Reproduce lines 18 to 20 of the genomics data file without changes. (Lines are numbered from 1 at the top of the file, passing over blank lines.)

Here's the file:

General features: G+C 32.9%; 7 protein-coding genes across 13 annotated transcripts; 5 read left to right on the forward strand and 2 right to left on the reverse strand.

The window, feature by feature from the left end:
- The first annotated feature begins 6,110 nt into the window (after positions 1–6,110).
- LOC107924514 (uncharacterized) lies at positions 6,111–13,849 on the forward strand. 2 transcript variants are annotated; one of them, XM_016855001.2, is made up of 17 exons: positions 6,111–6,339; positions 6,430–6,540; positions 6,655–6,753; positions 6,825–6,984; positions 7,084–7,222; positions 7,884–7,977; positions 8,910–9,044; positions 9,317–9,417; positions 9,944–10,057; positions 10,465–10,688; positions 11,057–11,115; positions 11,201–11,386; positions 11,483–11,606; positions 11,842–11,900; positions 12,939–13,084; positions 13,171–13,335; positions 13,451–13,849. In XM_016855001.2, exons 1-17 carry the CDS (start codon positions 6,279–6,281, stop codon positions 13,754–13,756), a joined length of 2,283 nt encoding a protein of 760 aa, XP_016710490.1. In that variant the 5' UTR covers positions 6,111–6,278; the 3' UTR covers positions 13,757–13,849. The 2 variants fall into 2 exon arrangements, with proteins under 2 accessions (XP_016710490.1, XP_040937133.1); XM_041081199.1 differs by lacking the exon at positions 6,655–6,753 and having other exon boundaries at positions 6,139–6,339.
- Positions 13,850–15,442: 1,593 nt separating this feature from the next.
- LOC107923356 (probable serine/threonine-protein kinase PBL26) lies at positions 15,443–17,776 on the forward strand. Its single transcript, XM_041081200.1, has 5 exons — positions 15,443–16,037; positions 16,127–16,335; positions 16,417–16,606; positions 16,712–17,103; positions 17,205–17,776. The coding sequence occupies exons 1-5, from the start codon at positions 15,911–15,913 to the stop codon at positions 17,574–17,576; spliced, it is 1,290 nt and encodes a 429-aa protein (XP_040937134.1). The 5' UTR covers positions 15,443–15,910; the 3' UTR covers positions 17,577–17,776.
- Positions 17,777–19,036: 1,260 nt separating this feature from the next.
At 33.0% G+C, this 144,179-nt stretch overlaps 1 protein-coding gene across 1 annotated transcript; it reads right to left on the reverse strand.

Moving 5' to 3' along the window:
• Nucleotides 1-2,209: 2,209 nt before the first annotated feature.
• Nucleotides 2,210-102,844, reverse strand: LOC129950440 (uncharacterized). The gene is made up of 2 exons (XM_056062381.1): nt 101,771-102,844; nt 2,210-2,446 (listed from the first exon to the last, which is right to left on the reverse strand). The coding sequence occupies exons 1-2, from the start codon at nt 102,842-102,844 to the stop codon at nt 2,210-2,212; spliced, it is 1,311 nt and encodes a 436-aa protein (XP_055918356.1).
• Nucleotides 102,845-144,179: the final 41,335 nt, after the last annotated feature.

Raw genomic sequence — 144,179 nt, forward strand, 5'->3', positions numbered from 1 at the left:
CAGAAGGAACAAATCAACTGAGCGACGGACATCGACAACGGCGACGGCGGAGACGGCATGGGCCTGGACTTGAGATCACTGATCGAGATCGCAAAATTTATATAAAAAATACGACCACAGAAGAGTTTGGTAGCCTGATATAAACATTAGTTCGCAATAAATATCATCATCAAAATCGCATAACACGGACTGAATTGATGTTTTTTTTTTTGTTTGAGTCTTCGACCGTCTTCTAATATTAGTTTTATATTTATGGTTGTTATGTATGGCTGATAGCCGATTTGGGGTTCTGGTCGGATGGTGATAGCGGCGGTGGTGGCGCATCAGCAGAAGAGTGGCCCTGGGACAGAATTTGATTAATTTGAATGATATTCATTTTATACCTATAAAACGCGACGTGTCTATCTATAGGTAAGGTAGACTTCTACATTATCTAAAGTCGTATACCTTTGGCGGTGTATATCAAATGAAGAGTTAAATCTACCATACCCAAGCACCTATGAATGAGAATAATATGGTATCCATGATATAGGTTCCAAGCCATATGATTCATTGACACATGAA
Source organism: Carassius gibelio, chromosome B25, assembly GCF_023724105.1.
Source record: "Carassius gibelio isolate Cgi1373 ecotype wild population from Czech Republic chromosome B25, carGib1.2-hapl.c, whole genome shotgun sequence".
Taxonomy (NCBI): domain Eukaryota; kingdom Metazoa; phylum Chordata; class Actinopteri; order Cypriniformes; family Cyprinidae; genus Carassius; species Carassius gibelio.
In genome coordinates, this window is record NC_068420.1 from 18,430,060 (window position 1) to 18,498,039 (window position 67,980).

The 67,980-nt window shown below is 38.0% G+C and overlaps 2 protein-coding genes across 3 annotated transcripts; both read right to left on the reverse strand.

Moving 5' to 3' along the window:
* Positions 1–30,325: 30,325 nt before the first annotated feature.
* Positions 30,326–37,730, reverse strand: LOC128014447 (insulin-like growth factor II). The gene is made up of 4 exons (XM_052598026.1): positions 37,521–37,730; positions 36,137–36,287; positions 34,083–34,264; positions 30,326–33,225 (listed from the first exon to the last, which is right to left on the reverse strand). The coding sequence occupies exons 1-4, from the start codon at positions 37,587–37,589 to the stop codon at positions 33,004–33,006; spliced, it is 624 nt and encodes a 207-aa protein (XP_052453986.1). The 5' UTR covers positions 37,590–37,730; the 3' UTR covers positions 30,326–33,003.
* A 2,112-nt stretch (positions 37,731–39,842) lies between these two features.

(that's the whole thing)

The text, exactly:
In genome coordinates, this window is record NC_068420.1 from 18,430,060 (window position 1) to 18,498,039 (window position 67,980).

The 67,980-nt window shown below is 38.0% G+C and overlaps 2 protein-coding genes across 3 annotated transcripts; both read right to left on the reverse strand.

Moving 5' to 3' along the window: